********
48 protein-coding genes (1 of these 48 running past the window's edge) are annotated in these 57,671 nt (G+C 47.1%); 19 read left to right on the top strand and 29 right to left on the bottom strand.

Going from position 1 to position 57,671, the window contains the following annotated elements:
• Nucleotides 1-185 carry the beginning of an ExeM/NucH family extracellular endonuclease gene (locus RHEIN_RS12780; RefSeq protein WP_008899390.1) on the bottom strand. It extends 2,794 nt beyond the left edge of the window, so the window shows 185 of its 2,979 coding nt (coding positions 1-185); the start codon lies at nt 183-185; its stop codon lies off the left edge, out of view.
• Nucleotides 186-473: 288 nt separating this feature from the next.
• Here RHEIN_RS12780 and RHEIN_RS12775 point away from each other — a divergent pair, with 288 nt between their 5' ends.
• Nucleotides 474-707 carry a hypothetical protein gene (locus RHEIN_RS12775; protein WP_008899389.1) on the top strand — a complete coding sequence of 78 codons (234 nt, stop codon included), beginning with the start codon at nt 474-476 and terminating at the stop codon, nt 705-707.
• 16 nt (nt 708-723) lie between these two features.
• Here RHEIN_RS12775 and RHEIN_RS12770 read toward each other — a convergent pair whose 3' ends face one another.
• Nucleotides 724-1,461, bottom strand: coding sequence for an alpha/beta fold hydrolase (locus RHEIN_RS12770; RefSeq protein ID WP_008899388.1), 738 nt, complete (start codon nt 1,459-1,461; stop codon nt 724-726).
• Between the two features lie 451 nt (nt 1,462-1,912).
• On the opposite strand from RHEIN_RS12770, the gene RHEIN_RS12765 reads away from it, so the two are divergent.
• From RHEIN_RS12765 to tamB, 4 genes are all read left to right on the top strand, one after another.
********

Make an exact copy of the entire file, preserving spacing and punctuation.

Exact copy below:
48 protein-coding genes (1 of these 48 running past the window's edge) are annotated in these 57,671 nt (G+C 47.1%); 19 read left to right on the top strand and 29 right to left on the bottom strand.

Going from position 1 to position 57,671, the window contains the following annotated elements:
• Nucleotides 1-185 carry the beginning of an ExeM/NucH family extracellular endonuclease gene (locus RHEIN_RS12780; RefSeq protein WP_008899390.1) on the bottom strand. It extends 2,794 nt beyond the left edge of the window, so the window shows 185 of its 2,979 coding nt (coding positions 1-185); the start codon lies at nt 183-185; its stop codon lies off the left edge, out of view.
• Nucleotides 186-473: 288 nt separating this feature from the next.
• Here RHEIN_RS12780 and RHEIN_RS12775 point away from each other — a divergent pair, with 288 nt between their 5' ends.
• Nucleotides 474-707 carry a hypothetical protein gene (locus RHEIN_RS12775; protein WP_008899389.1) on the top strand — a complete coding sequence of 78 codons (234 nt, stop codon included), beginning with the start codon at nt 474-476 and terminating at the stop codon, nt 705-707.
• 16 nt (nt 708-723) lie between these two features.
• Here RHEIN_RS12775 and RHEIN_RS12770 read toward each other — a convergent pair whose 3' ends face one another.
• Nucleotides 724-1,461, bottom strand: coding sequence for an alpha/beta fold hydrolase (locus RHEIN_RS12770; RefSeq protein ID WP_008899388.1), 738 nt, complete (start codon nt 1,459-1,461; stop codon nt 724-726).
• Between the two features lie 451 nt (nt 1,462-1,912).
• On the opposite strand from RHEIN_RS12770, the gene RHEIN_RS12765 reads away from it, so the two are divergent.
• From RHEIN_RS12765 to tamB, 4 genes are all read left to right on the top strand, one after another.